Apparently it’s easier to lose weight while you sleep

Apparently it's easier to lose weight while you sleep

Despite dozens of different diets—from low-carb and low-fat to “Stone Age” Paleo diets and plain dinner-canceling—the incidence of obesity is rising around the world. It has been known for years that less sleep is more likely to lead to weight gain. American scientists have now proved in a practical experiment: 1.2 hours more sleep resulted in test subjects consuming 270 kcal less energy per day.

“There is well-established evidence that regularly sleeping less than seven hours a night is associated with negative health effects. In particular, it is increasingly recognized that insufficient sleep is a significant risk factor for obesity. (.. .) On the other hand, it is still unclear whether increasing sleep duration can be an effective strategy for obesity prevention or weight loss,” says the University of Chicago Department of Public Health in the Journal of the American Medical Association (JAMA Internal Medicine). Write Esra Tasli and co-authors. The study is currently one of the most widely read current scientific studies by doctors in the United States.

Epidemiological observation is one thing, experimental evidence is something else entirely: Between the beginning of November 2014 and the end of October 2020, scientists conducted a study with 80 test individuals. 41 of them were men. All participants were overweight, with a body mass index (BMI) between 25 and 29.9. A BMI over 30 is considered obese. The participants, average age 29.8 years, typically slept less than 6.5 hours per night.

In clinical studies, half of the group (selected at random) were encouraged to sleep as much as 8.5 hours a night through counseling and sleep hygiene measures. Weight, energy intake, energy consumption, etc. were carefully monitored using technical means. The same was true for sleep duration. After a two-week start-up phase with no intervention, the actual study then went on for two weeks. The subjects remained at home and started living their normal life as usual.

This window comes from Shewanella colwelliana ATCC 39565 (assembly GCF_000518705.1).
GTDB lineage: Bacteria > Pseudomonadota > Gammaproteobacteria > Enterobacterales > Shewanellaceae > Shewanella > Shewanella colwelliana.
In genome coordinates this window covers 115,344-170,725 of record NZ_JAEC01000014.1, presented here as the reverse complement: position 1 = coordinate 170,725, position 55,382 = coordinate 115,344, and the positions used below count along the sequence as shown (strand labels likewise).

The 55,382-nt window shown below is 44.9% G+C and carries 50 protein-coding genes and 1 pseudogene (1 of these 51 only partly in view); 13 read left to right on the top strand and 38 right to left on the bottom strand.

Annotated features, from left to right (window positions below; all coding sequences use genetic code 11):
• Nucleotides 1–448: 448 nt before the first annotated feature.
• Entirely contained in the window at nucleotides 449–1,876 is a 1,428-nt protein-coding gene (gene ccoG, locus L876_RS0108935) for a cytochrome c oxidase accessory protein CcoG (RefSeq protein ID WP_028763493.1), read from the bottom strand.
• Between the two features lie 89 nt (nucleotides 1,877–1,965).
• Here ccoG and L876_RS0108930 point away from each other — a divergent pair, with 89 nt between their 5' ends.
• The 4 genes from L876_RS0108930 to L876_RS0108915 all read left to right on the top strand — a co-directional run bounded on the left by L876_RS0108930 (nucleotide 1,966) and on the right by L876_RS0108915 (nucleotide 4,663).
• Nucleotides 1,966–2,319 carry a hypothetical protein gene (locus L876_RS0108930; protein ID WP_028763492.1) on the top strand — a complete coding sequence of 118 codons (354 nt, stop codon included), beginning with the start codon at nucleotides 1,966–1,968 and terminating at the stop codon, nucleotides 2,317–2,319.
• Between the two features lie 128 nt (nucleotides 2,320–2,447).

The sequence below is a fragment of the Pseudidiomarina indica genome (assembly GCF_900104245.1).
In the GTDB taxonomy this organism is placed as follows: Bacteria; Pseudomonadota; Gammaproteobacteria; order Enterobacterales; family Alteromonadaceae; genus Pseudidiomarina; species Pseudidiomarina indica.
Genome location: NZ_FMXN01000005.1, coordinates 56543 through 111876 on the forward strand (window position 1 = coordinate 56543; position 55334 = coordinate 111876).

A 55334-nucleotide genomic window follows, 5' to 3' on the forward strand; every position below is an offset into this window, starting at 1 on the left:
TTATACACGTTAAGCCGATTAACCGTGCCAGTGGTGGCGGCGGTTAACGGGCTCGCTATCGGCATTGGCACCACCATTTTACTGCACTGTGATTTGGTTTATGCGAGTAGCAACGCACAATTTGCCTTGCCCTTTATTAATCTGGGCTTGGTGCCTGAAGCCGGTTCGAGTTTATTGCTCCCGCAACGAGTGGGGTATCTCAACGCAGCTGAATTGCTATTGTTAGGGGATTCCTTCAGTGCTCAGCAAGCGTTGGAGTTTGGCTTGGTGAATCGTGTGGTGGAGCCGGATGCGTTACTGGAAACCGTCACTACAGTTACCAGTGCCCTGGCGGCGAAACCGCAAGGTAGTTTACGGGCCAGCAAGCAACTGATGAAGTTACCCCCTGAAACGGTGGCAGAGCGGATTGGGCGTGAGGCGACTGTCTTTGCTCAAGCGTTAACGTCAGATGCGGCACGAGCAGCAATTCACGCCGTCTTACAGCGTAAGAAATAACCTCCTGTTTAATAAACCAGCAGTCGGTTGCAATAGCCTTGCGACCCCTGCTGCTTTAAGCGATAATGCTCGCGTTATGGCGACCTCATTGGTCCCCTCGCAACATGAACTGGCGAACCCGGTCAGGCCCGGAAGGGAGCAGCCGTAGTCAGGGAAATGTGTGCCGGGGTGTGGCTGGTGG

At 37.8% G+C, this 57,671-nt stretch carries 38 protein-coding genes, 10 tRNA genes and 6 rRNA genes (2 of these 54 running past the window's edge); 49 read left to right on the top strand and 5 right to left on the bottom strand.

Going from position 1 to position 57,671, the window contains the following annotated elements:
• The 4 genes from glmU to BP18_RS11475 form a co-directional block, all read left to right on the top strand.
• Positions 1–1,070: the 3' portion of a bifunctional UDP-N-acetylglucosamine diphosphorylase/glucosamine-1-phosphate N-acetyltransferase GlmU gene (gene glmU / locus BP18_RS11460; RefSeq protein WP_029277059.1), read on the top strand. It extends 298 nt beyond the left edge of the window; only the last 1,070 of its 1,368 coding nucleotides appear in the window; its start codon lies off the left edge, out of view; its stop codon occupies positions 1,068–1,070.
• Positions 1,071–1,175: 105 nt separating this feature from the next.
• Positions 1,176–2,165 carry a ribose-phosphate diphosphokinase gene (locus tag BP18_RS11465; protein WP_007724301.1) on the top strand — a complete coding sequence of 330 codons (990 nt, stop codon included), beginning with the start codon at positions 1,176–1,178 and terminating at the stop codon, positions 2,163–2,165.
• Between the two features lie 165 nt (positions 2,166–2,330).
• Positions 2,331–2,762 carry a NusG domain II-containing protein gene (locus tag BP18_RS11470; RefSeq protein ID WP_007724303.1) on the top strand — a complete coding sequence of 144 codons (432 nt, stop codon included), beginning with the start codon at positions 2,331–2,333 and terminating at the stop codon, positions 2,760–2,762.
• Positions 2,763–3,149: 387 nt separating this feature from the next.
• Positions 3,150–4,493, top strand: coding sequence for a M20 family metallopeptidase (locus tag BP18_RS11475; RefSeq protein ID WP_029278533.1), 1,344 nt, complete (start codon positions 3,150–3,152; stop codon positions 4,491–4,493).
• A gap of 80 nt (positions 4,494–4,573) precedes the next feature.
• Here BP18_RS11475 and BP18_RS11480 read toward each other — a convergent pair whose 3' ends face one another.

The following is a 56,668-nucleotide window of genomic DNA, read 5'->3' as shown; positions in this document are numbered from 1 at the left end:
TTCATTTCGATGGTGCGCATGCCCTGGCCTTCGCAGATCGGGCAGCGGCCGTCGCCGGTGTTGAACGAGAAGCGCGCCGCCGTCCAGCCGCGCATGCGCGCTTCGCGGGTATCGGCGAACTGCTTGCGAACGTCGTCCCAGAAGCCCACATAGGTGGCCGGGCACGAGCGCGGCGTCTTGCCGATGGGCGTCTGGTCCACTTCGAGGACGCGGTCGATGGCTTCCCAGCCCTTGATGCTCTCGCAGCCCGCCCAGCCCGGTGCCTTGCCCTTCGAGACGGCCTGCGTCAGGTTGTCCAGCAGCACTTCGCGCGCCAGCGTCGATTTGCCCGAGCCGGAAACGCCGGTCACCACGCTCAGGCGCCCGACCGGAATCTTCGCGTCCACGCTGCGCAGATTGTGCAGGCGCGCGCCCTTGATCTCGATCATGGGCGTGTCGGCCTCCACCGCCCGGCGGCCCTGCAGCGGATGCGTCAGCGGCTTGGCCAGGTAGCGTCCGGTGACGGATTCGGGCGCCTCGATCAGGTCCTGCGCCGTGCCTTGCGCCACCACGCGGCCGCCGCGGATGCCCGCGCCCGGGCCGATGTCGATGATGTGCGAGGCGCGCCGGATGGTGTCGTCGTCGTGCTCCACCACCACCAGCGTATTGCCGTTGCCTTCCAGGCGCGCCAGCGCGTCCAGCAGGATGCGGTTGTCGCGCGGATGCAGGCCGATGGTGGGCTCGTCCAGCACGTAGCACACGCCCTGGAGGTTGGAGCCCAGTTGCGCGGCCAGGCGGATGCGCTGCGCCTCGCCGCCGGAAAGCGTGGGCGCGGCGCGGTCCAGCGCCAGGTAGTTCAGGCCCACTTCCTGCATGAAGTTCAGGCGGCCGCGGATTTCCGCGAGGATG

The evaluation showed a potentially highly significant effect for obesity avoidance and weight loss. Scientist: “The group with more sleep showed a significant reduction in energy intake (reduced 270 kcal per day) compared to the control group. This ‘treatment’ had no significant effect on energy expenditure (…). Improvement or prolongation Ensuring a healthy sleep pattern for the duration may be part of obesity prevention and weight loss programs.”

Apparently more sleep curbs appetite, as diets were avoided in the study. Even small regular changes in caloric intake (even in calorie consumption) have significant long-term effects on body weight. The authors of the study cite scientific observations, according to which a hundred kcal more energy intake per day leads to a weight gain of 4.5 kg within three years.

Short-term experiments in the laboratory had already given similar indications about the effect of more sleep on the energy intake of test subjects. “As far as we know, this study is the first to provide evidence of a positive effect of increasing sleep duration to a healthy range on objectively measured energy intake and body weight in test subjects in their normal living environment. Is.” The recent study states that DAYS appeared to be firmly in check.

A few years ago, statistics were swirling, according to which Austrians, with about 3,800 kilocalories per day, are at the international forefront of energy intake. With only light physical activity, energy consumption is considered to be between 2,000 and 2,400 kilocalories for women and men. A low energy intake of 270 kilocalories per day through more sleep would in itself be a significant limitation without a diet. “Adiyu, diet” can also be a motto for losing weight in the future.

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